Of those walking, eighty nine per cent did so because the school is close by. Of those travelling by car, most parents used this because it was the most convenient mode (36%). Parents also chose to use the car to take their children to school because it was the quickest method (20%) the safest method (18%) or, too far to walk (16%). [Table 16]
‘Most convenient’ was the most popular reason for children traveling by school bus (37%) and service bus (39%). The second most popular reason for those who travel by school bus (21%) or service bus (27%) was that it was too far to walk. [Table 16]
When do people travel?
Slightly more journeys were reported on weekdays than at weekends. Sixteen per cent of journeys were on Fridays, the most popular day to travel, whereas only 12% were on Sundays. [Table TD8]
Peak travel on a weekday was between 7 am and 9:30 am (20% of weekday journeys started between these times). The busiest time for travel on the weekend is between 12 noon and 2pm, with just under a quarter (24%) of weekend journeys taking place between these times. [Table TD 7]
There has been little change in these travel patterns reported in the survey over recent years.
The majority of journeys reported in 2019 were of short duration. Sixty eight per cent of journeys lasted up to 20 minutes. Only eighteen per cent of journeys lasted more than half an hour, of which around five per cent lasted more than an hour. [Table TD6 and Figure 10]
Figure 10: Percentage of journeys made by duration of journey, 2019
Perceptions of Congestion
Twelve per cent of car driver journey stages were perceived to be delayed due to congestion in 2019. This is very close to the average figure since 2003, and compares with thirteen percent in 2018. [Table TD10 and Sum1]
Thirteen per cent of bus stages were delayed due to congestion, compared to eleven per cent in 2018 and ten per cent in 2009. [Table TD11]
The main reason suggested for car or van stage delays was ‘volume of traffic’ (79%). [Table TD10a]
Over the combined three year period from 2017 to 2019, the travel diary’s reported congestion figures were highest for commuting (22%) and business travel (17%) stages. Weekday journey stages were more frequently affected by congestion than weekend stages. As might be expected, the morning and evening peak periods on weekdays saw the highest proportion of driver journey stages delayed by congestion. [Table TD12]
Questions in the social survey, which focused only on commuting congestion, found that over the combined five year period from 2014-18, 34% of all journeys to work were perceived to be affected by congestion at least once a week. This figure was higher for both car/van drivers (44%) and bus passengers (45%). [Table 8]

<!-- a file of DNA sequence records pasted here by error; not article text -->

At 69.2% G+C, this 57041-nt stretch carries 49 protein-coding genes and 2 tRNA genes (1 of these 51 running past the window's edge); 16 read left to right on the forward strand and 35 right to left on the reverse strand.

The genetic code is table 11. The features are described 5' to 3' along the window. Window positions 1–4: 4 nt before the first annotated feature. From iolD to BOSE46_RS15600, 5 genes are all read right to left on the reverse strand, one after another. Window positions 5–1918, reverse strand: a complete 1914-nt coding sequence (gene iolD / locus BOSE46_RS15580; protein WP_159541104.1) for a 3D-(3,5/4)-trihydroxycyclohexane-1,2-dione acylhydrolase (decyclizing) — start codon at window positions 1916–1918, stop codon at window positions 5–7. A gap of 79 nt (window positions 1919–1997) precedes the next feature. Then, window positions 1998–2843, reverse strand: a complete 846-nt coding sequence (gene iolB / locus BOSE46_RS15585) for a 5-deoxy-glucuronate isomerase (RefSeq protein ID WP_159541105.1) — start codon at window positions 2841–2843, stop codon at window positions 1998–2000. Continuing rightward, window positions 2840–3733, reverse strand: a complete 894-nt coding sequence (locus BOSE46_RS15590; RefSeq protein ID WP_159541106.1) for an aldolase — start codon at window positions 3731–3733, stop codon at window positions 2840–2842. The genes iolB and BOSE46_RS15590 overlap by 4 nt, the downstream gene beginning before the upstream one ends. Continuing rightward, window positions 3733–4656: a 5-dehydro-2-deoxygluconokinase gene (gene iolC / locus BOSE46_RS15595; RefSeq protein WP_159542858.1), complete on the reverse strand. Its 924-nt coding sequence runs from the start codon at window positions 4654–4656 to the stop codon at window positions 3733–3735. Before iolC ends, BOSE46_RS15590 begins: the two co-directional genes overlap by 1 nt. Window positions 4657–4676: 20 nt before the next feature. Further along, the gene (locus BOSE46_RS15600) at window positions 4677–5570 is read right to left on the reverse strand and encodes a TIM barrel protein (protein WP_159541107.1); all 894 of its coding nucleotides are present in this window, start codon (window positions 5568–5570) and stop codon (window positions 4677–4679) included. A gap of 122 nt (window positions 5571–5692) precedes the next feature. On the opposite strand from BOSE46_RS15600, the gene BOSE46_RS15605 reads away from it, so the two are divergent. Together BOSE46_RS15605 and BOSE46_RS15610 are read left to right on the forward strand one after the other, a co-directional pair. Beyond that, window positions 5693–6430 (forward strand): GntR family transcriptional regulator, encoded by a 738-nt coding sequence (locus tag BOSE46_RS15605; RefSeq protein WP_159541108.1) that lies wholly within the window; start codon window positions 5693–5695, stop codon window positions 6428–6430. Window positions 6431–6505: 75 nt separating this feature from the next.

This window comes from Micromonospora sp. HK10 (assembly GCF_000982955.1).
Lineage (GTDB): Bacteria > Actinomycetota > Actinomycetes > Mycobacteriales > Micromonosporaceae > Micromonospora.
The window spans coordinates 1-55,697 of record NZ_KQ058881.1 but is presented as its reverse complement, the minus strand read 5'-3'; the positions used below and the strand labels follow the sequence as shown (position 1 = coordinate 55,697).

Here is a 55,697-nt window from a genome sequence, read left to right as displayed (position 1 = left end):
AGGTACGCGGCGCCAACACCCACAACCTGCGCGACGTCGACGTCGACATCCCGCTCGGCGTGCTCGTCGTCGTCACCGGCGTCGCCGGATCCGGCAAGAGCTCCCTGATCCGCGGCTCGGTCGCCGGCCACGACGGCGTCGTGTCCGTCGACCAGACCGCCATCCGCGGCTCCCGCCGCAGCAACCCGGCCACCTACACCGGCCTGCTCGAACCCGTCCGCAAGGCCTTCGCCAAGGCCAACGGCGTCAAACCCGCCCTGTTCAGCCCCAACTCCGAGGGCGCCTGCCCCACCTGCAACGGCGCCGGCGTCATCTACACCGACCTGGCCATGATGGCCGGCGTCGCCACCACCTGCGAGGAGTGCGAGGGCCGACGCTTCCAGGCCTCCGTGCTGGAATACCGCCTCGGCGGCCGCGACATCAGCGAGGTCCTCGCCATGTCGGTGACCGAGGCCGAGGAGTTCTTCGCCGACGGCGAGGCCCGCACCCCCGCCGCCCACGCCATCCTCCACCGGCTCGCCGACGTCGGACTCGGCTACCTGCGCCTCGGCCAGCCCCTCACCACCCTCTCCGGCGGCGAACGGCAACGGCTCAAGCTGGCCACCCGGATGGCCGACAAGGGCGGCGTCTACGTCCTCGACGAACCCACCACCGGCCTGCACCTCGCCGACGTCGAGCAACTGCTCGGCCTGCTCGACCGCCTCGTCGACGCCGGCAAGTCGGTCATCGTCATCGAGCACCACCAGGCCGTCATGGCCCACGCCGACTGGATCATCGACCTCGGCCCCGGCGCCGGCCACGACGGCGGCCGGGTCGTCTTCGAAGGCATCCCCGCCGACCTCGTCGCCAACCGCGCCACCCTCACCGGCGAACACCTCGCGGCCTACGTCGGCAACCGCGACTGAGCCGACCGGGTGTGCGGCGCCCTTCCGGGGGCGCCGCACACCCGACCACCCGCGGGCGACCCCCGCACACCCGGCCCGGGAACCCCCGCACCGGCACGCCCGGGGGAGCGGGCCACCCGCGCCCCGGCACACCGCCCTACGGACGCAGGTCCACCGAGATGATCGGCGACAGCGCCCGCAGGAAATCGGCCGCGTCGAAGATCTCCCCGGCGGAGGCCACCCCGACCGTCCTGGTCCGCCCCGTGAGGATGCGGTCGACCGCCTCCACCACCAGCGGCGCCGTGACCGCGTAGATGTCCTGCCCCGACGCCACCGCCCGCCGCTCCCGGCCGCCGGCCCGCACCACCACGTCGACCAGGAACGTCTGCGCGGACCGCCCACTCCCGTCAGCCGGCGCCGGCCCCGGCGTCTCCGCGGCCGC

Where do people travel?
When looking at travel between areas of Scotland, fourteen council groupings are used. Some councils are merged to preserve sufficiently large sample sizes.
In the combined period from 2015 to 2019, most journeys in Scotland started and finished in the same local authority grouping. The proportion was highest in the Highlands and Islands and the Grampian group (Aberdeen City, Aberdeenshire and Moray), where this was the case for 97% of all journeys. The proportion of journeys starting and finishing in the same area was lowest in South Lanarkshire (71%) and Glasgow (72%). [Table TD13 and TD14]
How far do people travel?
The majority of journeys recorded in 2019 were short. Seventeen per cent of journeys were under 1 km, and more than half (54%) were under 5 km. These numbers are broadly similar to recent years. [Table TD4 and Figure 11] The median journey length was 4.3 km and the mean journey length was 11.7 km. [Table TD5]
Figure 11: Percentage of journeys by road network distance, 2019
Walking journeys had the shortest average (median) length (1.0 km), with cycling next lowest at 2.7 km. The median car/van driver journey was 6.8 km, bus journeys averaged 6.2 km and rail journeys had the longest median length at 20.8 km. [Table TD5a and Figure 12]
Figure 12: Average (median) distance by method of transport, 2019
The median length of journey for men (4.7 km) compares to 4.0km for women. The longest journeys of men (upper decile, 33.4 km) were further than those of women (24.5 km). [Table TD5a]
Sixty eight per cent of journeys under 1 km were made on foot; car journeys (whether as a driver or passenger) accounted for most of the remainder (24%). Car was the most common mode of travel for all distance groupings greater than 2 km. [Table TD2a]
Influence of ordering services on travel
Where individuals had used ordering services to have goods delivered the previous day, they reported a reduction in the number of trips they made that day in forty-eight per cent of cases. [Table TD17]
The most popular ordering service was internet shopping, which was used the previous day by 7% of the population, followed by takeaway food delivery (3%). Thirty to thirty to forty nine years olds were the most frequent users of internet shopping (9%). Takeaway food delivery was most popular with twenty to twenty nine year olds (5%). People aged over 70 used ordering services least. [Table TD17]
Previous Page | Next Page